Together, your retirement plan and your estate plan work hand in hand to support your needs and help you adapt for life after you stop working full time. From income streams to giving to long term care, having the help of a Virginia Beach estate planning lawyer can be instrumental in covering all your bases.

If you are curious about how to align your estate planning in your retirement goals, do not hesitate to reach out to an experienced and dedicated estate planning lawyer.


Study Shows Women Are Rarely Involved in Couples’ Retirement Planning

When you and your partner are thinking about your future together in retirement, have you had conversations to get on the same page about your savings and expense strategies? Retirement is a lifestyle adjustment, especially when you’ve been used to working regularly and relying on that consistent income to pay your expenses.

When saving for two or combining two different retirement savings strategies for a married couple in Virginia, it’s key to think together about how you will make it work.

A new study identified that over 1/5th of women have no part in retirement planning as part of a couple. The Fidelity Investments’ couples and money study discovered that although 57% of survey respondents indicated they are joint decision makers on long term financial goals and retirement, over half of all non-retired couples disagreed on how much money they’d need to have set aside in order to retire comfortably.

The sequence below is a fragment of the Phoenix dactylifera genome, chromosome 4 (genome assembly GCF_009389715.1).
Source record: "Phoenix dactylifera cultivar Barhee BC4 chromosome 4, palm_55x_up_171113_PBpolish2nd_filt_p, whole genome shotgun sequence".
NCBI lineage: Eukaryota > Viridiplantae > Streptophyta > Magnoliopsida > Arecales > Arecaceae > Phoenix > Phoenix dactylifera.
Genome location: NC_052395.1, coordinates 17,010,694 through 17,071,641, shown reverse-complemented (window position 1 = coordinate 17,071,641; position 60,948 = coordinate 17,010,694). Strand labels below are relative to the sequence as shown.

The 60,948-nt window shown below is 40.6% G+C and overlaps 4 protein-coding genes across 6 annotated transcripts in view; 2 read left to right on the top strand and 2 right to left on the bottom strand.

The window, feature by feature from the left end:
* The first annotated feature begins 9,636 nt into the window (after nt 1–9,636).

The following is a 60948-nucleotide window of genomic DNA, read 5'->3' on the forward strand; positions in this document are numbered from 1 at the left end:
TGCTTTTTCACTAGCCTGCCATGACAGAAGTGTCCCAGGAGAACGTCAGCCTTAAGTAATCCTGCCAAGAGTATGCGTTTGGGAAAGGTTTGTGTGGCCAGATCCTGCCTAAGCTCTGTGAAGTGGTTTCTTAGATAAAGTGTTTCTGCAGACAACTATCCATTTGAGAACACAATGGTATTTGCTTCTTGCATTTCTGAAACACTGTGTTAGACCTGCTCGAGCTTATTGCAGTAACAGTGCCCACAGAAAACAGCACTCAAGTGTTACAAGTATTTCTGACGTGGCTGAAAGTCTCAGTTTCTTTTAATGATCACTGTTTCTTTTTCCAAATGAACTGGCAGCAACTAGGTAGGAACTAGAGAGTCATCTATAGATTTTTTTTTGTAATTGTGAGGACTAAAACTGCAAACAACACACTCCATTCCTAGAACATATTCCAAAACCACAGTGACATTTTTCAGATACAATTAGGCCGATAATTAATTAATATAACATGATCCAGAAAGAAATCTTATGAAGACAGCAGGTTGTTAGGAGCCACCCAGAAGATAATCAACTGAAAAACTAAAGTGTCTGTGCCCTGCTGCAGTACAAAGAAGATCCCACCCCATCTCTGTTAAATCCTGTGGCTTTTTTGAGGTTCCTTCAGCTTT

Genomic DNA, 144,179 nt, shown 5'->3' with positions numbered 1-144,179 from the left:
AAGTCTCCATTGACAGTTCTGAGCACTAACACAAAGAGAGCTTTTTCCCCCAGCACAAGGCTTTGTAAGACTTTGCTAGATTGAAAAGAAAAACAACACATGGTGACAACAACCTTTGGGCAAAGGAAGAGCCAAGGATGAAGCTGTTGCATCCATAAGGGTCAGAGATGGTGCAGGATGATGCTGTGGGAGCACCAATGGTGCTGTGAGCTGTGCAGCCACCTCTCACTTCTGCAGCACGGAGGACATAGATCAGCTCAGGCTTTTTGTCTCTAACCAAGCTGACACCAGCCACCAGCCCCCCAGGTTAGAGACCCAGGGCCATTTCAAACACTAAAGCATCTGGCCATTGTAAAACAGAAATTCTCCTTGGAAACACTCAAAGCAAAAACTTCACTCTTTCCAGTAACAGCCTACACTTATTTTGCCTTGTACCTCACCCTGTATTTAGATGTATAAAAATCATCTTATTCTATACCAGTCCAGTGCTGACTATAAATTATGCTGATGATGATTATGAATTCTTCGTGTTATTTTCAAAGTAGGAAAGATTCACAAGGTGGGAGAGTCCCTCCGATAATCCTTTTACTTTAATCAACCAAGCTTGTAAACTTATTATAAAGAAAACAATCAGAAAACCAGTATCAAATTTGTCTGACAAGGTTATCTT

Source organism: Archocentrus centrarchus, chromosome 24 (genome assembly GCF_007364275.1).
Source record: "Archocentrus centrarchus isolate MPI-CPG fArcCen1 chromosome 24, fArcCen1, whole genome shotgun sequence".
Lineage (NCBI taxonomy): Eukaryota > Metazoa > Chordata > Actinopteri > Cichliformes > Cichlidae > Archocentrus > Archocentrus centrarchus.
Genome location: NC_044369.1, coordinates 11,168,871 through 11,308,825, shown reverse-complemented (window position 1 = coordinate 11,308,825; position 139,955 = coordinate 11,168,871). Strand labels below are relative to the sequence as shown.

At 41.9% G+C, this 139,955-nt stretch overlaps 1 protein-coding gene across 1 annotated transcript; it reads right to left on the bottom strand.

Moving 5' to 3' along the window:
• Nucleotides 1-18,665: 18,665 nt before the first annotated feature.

Many of them have a discomfort level when it comes to talking about money which could also generate problems as it relates to estate and asset protection planning.

Over 22% of women involved in the study say they had no or little involvement in retirement planning. Women cannot afford to ignore the impact of potential retirement planning particularly given their higher rates of longevity. Women are also often entering retirement with fewer resources than their partners, making it more difficult to have the appropriate amount of money set aside to pay for a comfortable retirement.